As a man was going down from Jerusalem to Jericho, robbers attacked him and grabbed everything he had. They beat him up and ran off, leaving him half dead.
A priest happened to be going down the same road. But when he saw the man, he walked by on the other side.
Later a temple healer came to the same place. But when he saw the man who had been beaten up, he also went by on the other side.
A man from Samaria then came traveling along that road. When he saw the man, he felt sorry for him and went over to him.
He treated his wounds with olive oil and wine and bandaged them.
Then he put him on his own donkey and took him to an inn, where he took care of him.
The next morning he gave the innkeeper two silver coins and said, "Please take care of the man. If you spend more than this on him, I will pay you when I return."
"Which one of these three people was a real neighbor to the man who was beaten up by robbers?"
Jesus told this story in the Bible (see Luke 10:29-37, Contemporary English Version of the Bible).
Jesus' parable must have shocked the brilliant temple lawyer. And you can understand why. It was bad enough to hear that a priest, of all people, had totally ignored a man who lay mugged on the roadside. And that a Levite, a religious teacher and temple helper, did the same thing. But to hear it was a Samaritan (an enemy!) who finally rescued the dying man—that must have made the lawyer really think about what it means to "love your neighbor as yourself." So when Jesus told him, "Go and do the same!" maybe he did just that (Luke 10:37, Contemporary English Version). Maybe he eventually ended up being a Good Samaritan himself!
One thing is for sure. Jesus' parable has made millions and millions of people over the centuries ask themselves some serious questions. Like, Why didn't the priest and the Levite help the wounded man? Did they think they were too important to stop and help? Were they scared that, if they stopped, the robbers would beat them up too? Or had they already given up on the man, figuring he would die anyway?
For me, it gets down to a couple of even deeper questions: Do I really love my neighbor, like the Good Samaritan did? Or do I sometimes find excuses not to help people who really need it?
Of course, it makes a big difference to the people we help (or decide not to help) how we answer these questions. But it also makes a huge difference to you and me! If we don't really care about our neighbors—family members, schoolmates, kids at baseball or football or dance class, people on the bus, and people around the world we've never met—we end up shutting ourselves out from God. The Bible says, "If a person isn't loving and kind, it shows that he doesn't know God—for God is love" (I John 4:8, Living Bible).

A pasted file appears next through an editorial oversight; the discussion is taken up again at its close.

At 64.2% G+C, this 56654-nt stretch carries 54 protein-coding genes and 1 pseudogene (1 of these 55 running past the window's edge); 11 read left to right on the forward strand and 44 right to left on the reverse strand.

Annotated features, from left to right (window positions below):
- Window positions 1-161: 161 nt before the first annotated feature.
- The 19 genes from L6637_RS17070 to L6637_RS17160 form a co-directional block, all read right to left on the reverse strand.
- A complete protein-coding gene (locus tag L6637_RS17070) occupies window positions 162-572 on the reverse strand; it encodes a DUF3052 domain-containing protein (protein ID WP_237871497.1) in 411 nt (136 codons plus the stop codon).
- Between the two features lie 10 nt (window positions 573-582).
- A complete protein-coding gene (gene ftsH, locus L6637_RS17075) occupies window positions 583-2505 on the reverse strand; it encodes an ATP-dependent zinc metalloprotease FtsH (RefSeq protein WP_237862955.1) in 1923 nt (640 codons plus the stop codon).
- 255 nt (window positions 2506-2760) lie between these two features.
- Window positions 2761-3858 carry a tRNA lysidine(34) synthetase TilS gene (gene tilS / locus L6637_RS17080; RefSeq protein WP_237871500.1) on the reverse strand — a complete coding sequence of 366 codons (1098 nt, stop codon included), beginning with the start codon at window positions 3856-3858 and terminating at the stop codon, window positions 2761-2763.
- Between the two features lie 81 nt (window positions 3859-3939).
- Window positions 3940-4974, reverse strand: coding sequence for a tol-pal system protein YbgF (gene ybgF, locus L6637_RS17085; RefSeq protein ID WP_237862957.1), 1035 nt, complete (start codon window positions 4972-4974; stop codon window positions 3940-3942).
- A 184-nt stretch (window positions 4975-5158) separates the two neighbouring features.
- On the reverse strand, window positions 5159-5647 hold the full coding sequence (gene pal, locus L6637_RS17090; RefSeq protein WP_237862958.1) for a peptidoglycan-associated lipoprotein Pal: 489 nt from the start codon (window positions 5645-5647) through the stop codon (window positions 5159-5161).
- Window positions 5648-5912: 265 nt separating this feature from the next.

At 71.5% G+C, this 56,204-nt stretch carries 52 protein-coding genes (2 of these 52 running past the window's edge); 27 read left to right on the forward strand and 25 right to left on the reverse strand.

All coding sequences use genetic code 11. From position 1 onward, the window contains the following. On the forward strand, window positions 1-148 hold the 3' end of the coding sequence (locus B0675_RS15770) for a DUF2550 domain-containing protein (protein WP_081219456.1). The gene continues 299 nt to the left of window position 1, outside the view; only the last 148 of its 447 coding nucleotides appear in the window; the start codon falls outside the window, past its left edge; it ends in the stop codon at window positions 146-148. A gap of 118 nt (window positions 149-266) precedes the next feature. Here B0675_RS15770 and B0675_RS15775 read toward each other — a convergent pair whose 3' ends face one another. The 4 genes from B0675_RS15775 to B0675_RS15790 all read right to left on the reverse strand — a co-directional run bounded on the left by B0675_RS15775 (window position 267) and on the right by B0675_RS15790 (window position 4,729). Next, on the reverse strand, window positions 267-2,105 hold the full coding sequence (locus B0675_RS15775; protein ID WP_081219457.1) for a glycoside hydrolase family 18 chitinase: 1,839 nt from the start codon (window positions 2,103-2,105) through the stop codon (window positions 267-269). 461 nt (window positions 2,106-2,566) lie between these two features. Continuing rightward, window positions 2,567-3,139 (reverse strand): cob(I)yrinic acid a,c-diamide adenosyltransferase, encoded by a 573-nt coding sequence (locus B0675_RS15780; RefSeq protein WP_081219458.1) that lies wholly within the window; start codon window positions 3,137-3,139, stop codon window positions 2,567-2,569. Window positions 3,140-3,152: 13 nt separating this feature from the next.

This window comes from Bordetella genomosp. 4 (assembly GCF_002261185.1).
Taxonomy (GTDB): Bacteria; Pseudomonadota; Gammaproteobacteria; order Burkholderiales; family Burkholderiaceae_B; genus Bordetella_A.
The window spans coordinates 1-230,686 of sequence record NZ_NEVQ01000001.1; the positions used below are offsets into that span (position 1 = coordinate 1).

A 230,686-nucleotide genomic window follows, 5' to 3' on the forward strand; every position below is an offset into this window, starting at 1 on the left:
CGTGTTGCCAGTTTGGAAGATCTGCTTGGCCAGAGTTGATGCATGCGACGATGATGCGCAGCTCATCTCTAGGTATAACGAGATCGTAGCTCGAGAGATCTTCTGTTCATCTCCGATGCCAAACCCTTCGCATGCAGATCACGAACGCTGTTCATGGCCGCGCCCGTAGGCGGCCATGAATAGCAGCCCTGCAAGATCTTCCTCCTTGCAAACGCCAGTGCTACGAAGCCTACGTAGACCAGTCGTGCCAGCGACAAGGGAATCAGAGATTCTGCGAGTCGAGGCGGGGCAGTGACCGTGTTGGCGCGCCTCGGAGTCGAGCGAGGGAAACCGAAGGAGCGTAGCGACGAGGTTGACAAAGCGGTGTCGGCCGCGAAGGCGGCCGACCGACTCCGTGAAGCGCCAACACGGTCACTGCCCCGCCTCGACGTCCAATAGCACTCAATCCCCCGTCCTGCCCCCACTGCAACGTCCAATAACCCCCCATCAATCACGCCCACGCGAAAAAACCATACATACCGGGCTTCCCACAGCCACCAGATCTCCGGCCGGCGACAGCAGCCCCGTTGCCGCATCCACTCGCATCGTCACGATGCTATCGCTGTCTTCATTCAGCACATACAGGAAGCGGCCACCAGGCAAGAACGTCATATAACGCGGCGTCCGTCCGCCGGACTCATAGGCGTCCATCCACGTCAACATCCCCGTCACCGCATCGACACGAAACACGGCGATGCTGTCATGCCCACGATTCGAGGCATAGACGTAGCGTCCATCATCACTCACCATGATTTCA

And there's something else: The world needs your example as a 21st-century Good Samaritan. Your example is like a delicious perfume that stays and stays with people, way after the good thing you did. It makes them feel safe and peaceful. It can even heal people. Because they get a whiff of God's healing love, through your love. And though they may never admit it, you inspire them to be Good Samaritans too! Samaritan'?
Somebody inspired me that way years ago when I was a young mom. I was driving along a crowded road and heard a terrible crash just ahead. A driver had run a red light, spun off the road, and hit a yard worker. At first I froze, and didn't know what to do. Then I thought, "At least I can pray." So I said over and over to myself, "God is his life! God is his life!!"
When the traffic finally cleared enough for us to drive past the accident, I saw something I'll never forget. A grandma I knew had gotten out of her car and was comforting the man who'd been hit. She was wiping off his bleeding face, patting his hand, tenderly talking to him. Emergency workers were all around, but the man's eyes clung to my friend as she ministered to him with such gentle Christian compassion.
The next day, I read in the newspaper that this man actually survived, to most everyone's surprise. And a year later, another article told about his "miraculous" progress. This man's special "Good Samaritan," I believe, saved his life. And her example made me want to be a better, braver, more gracious healer myself.
Since then, I've learned lots more about the healing power of Good Samaritan love, from people of all faiths around the world. From kids, teachers, athletic coaches, rescue workers, business people, volunteers, religious workers. Especially, I've learned from Christian Science practitioners and nurses who work 24/7 to help peoples see themselves as they truly are—spiritual, whole, loved by God. Day by day, they prove that this promise in Mary Baker Eddy's book Science and Health with Key to the Scriptures is true: "If the Scientist reaches his patient through divine Love, the healing work will be accomplished at one visit, and the disease will vanish into its native nothingness like dew before the morning sunshine" (p. 365).
There's no such thing as being too young or too old to be a Good Samaritan. I knew a woman in her nineties who once stayed up all night praying for some coal miners who were trapped underground—and cried tears of joy as she watched live TV coverage of their rescue at dawn.
You can start being a Good Samaritan right now, if you haven't already. The world needs you. In fact, the world is waiting for you!!
Mary (Trinka) Trammell is Editor in Chief of the Christian Science Sentinel.
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